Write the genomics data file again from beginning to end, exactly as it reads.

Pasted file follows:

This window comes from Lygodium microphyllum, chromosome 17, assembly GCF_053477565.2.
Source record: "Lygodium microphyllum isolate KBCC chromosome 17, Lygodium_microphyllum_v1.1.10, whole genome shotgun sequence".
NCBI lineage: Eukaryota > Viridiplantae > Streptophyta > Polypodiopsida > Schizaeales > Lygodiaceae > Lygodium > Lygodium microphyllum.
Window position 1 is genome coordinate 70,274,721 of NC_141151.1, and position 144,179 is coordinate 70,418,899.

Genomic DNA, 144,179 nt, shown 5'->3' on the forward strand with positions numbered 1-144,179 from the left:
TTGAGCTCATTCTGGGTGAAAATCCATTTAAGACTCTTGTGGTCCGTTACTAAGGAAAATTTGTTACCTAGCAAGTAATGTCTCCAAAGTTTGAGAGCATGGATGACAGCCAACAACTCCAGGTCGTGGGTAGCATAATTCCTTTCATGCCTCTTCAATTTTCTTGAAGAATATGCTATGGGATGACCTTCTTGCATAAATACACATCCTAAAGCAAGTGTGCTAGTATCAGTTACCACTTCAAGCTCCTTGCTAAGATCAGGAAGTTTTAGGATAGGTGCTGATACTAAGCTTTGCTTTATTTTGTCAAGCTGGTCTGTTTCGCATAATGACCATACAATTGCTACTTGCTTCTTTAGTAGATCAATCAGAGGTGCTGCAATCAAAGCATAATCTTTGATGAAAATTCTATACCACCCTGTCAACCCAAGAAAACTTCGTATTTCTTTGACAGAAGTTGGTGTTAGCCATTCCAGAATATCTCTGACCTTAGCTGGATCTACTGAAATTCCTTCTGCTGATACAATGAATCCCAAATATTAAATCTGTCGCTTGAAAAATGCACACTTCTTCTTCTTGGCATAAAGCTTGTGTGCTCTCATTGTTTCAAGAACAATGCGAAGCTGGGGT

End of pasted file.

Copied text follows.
This window comes from Lygodium microphyllum, chromosome 17, assembly GCF_053477565.2.
Source record: "Lygodium microphyllum isolate KBCC chromosome 17, Lygodium_microphyllum_v1.1.10, whole genome shotgun sequence".
NCBI lineage: Eukaryota > Viridiplantae > Streptophyta > Polypodiopsida > Schizaeales > Lygodiaceae > Lygodium > Lygodium microphyllum.
Window position 1 is genome coordinate 70,274,721 of NC_141151.1, and position 144,179 is coordinate 70,418,899.

Genomic DNA, 144,179 nt, shown 5'->3' on the forward strand with positions numbered 1-144,179 from the left:
TTGAGCTCATTCTGGGTGAAAATCCATTTAAGACTCTTGTGGTCCGTTACTAAGGAAAATTTGTTACCTAGCAAGTAATGTCTCCAAAGTTTGAGAGCATGGATGACAGCCAACAACTCCAGGTCGTGGGTAGCATAATTCCTTTCATGCCTCTTCAATTTTCTTGAAGAATATGCTATGGGATGACCTTCTTGCATAAATACACATCCTAAAGCAAGTGTGCTAGTATCAGTTACCACTTCAAGCTCCTTGCTAAGATCAGGAAGTTTTAGGATAGGTGCTGATACTAAGCTTTGCTTTATTTTGTCAAGCTGGTCTGTTTCGCATAATGACCATACAATTGCTACTTGCTTCTTTAGTAGATCAATCAGAGGTGCTGCAATCAAAGCATAATCTTTGATGAAAATTCTATACCACCCTGTCAACCCAAGAAAACTTCGTATTTCTTTGACAGAAGTTGGTGTTAGCCATTCCAGAATATCTCTGACCTTAGCTGGATCTACTGAAATTCCTTCTGCTGATACAATGAATCCCAAATATTAAATCTGTCGCTTGAAAAATGCACACTTCTTCTTCTTGGCATAAAGCTTGTGTGCTCTCATTGTTTCAAGAACAATGCGAAGCTGGGGT